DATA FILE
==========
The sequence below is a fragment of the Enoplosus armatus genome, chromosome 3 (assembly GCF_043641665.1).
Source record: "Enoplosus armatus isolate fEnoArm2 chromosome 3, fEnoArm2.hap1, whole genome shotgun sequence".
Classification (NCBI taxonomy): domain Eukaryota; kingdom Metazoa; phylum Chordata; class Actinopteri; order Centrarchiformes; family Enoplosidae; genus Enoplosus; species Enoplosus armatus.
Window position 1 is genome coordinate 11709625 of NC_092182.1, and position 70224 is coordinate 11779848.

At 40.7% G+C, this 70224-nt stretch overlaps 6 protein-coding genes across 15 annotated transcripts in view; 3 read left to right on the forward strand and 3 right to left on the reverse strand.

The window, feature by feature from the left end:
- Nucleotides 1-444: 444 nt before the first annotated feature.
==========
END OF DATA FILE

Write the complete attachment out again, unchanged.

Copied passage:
The sequence below is a fragment of the Enoplosus armatus genome, chromosome 3 (assembly GCF_043641665.1).
Source record: "Enoplosus armatus isolate fEnoArm2 chromosome 3, fEnoArm2.hap1, whole genome shotgun sequence".
Classification (NCBI taxonomy): domain Eukaryota; kingdom Metazoa; phylum Chordata; class Actinopteri; order Centrarchiformes; family Enoplosidae; genus Enoplosus; species Enoplosus armatus.
Window position 1 is genome coordinate 11709625 of NC_092182.1, and position 70224 is coordinate 11779848.

At 40.7% G+C, this 70224-nt stretch overlaps 6 protein-coding genes across 15 annotated transcripts in view; 3 read left to right on the forward strand and 3 right to left on the reverse strand.

The window, feature by feature from the left end:
- Nucleotides 1-444: 444 nt before the first annotated feature.